PowerShell Pie for Pi Day

PowerShell Pie for Pi Day

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Summary: Use the built in pi value in an impromptu function to get the circumference of a circle by using Windows PowerShell.

Microsoft Scripting Guy, Ed Wilson, is here. The Scripting Wife and I are still pretty geeked out from the first ever Windows PowerShell Saturday that was held in Columbus Ohio. Add that today will be the third live meeting in the PowerShell Essentials for the Busy Admin series, and the week is pretty complete. But, as they say on late night television (at least in the United States), “Wait! There is more!” I completed writing all the events for the 2012 Scripting Games, and I emailed them off to the 20 guest commentators. I completed the 2012 Scripting Games quiz and got it sent off to the people who will turn it into an online quiz. And in just a few days, it will be International PowerShell User Group day! Now that ought to be enough to make any geek or geekette jump up and down with excitement.

How to get pi in PowerShell

I know I wrote a blog about not using the .NET Framework classes—but I was talking about unless you need to do so. Well, the easy way to get access to pi is to use the .NET Framework Math class. Pi is available as a static property, which means it is always available. I know that pi is equal to 3.14, or 22/7, but that is about it. Beyond the first few digits, it starts to get fuzzy for me. But I do not need to remember it because I can use the static pi property from the Math class. The following example illustrates using the pi property from the Math class to obtain a more precise value than simply 3.14.

PS C:\> [math]::pi

3.14159265358979

The key to using a static property from a .NET Framework class is remembering to use the double colon symbol (::). If you are wondering how I found this property, it is easy—I used the Get-Member cmdlet. This technique is shown here.

[math] | Get-Member –Static

The command and the associated output are shown here.

Image of command output

Suppose I need to calculate the circumference of a circle. In fact, I do this quite often in my woodworking shop. I cut out a circle for a tabletop, and I want to add an edge band to the circle so that it does not display open-pored end grain. Well, I need to know the circumference of the circle so I know how long of a piece of wood to cut. I could use paper and pencil, and perform this calculation:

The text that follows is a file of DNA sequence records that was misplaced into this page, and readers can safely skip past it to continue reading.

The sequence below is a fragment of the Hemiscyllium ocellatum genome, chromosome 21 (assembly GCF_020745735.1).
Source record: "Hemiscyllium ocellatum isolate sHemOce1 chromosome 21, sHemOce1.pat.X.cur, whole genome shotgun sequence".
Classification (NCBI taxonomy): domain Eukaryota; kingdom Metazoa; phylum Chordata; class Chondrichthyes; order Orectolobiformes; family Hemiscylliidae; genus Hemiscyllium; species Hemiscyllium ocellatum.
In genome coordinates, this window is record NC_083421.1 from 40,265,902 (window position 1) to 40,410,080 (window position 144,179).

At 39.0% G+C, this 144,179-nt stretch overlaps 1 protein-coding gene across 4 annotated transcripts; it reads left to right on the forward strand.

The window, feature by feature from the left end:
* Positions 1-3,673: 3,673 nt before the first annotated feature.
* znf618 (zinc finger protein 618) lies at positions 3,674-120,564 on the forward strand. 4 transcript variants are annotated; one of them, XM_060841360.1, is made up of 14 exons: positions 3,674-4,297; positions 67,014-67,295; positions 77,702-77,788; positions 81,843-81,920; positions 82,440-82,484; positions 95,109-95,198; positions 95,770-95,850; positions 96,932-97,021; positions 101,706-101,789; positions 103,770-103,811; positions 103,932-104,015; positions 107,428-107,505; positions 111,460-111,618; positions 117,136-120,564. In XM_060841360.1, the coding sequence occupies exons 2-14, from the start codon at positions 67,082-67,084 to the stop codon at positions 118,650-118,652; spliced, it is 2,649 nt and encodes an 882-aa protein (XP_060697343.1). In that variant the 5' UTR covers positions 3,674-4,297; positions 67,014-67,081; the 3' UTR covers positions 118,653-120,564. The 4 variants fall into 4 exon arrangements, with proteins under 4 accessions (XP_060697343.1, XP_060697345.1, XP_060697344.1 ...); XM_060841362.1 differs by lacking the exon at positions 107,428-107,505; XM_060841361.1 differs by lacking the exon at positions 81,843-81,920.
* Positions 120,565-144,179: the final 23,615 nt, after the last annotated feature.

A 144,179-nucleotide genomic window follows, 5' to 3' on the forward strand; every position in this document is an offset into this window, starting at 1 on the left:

Circumference = 2πr

Creating an impromptu function that uses pi

One of the cool things I can do in Windows PowerShell is creating an impromptu function. I do not need to open the Windows PowerShell ISE, type out a long convoluted script containing a function, then save it and dot source it into my Windows PowerShell console. Instead, I can create the function on the fly and use it throughout my session.

function get-circumference { Param($r)2*[math]::pi*$r }

Image of command output

Instead of using the Function keyword, I can also create the function directly on the function drive. To do this, I use the New-Item cmdlet. The code to do this is shown here.

New-Item -path function:get-circumference -Value {Param($r)2*[math]::pi*$r}

The code to create the Get-Circumference function directly on the function drive and the associated output are shown in the image that follows.

Image of command output

Well, that is about all there is to using pi to get the circumference of a circle. I need to get to work on prepping for today’s live meeting. See you then. Join me tomorrow when I will talk about more cool Windows PowerShell stuff.

I invite you to follow me on Twitter and Facebook. If you have any questions, send email to me at scripter@microsoft.com, or post your questions on the Official Scripting Guys Forum. See you tomorrow. Until then, peace.

Ed Wilson, Microsoft Scripting Guy 

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  • # You can calculate Pi with Powershell as well if you feel like it.

    # This script calculcates Pi using Viete's forumula.

    # en.wikipedia.org/.../Vi%C3%A8te%27s_formula

    # 2/pi = sqrt(2)/2 * sqrt(2 + sqrt(2))/2 * sqrt(2 + sqrt(2 + sqrt(2))/2 ....

    function calctop ($level)

    {

     if ($level -eq 1)

     {

       $returnval = [Math]::Sqrt(2)

     }

     else

     {

       $returnval = [Math]::Sqrt(2 + (calctop($level - 1)))

     }

     $returnval

    }

    $starttime = get-date

    $total = 1

    for ($i = 1; $i -le 500; $i++)

    {

     $result = calctop($i)

     $rhs = $result / 2

     $total = $total * $rhs

    }

    $pi = 2 / $total

    write-output "Pi is $pi"

    $endtime = get-date

    $timediff = $endtime - $starttime

    write-output "Start Time: $starttime"

    write-output "End Time: $endtime"

    write-output "Time Difference: $timediff"